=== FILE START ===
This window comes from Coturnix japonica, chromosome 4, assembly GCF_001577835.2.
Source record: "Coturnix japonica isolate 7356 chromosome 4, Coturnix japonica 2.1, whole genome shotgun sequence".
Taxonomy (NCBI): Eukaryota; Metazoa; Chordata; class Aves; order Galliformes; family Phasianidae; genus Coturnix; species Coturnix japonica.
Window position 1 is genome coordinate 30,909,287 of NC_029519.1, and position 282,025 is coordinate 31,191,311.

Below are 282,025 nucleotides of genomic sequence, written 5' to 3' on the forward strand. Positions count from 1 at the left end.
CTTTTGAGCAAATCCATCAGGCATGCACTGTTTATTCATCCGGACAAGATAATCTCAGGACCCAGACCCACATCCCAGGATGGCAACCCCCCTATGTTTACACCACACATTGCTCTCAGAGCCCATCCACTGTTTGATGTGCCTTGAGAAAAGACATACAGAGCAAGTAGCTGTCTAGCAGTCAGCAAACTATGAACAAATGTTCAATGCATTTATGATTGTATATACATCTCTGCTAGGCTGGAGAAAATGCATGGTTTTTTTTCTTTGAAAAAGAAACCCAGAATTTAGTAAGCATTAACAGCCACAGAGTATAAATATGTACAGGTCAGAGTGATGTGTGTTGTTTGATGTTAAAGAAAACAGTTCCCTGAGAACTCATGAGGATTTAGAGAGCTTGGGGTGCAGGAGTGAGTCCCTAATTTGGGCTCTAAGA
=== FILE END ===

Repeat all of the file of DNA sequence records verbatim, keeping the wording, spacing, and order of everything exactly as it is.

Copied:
This window comes from Coturnix japonica, chromosome 4, assembly GCF_001577835.2.
Source record: "Coturnix japonica isolate 7356 chromosome 4, Coturnix japonica 2.1, whole genome shotgun sequence".
Taxonomy (NCBI): Eukaryota; Metazoa; Chordata; class Aves; order Galliformes; family Phasianidae; genus Coturnix; species Coturnix japonica.
Window position 1 is genome coordinate 30,909,287 of NC_029519.1, and position 282,025 is coordinate 31,191,311.

Below are 282,025 nucleotides of genomic sequence, written 5' to 3' on the forward strand. Positions count from 1 at the left end.
CTTTTGAGCAAATCCATCAGGCATGCACTGTTTATTCATCCGGACAAGATAATCTCAGGACCCAGACCCACATCCCAGGATGGCAACCCCCCTATGTTTACACCACACATTGCTCTCAGAGCCCATCCACTGTTTGATGTGCCTTGAGAAAAGACATACAGAGCAAGTAGCTGTCTAGCAGTCAGCAAACTATGAACAAATGTTCAATGCATTTATGATTGTATATACATCTCTGCTAGGCTGGAGAAAATGCATGGTTTTTTTTCTTTGAAAAAGAAACCCAGAATTTAGTAAGCATTAACAGCCACAGAGTATAAATATGTACAGGTCAGAGTGATGTGTGTTGTTTGATGTTAAAGAAAACAGTTCCCTGAGAACTCATGAGGATTTAGAGAGCTTGGGGTGCAGGAGTGAGTCCCTAATTTGGGCTCTAAGA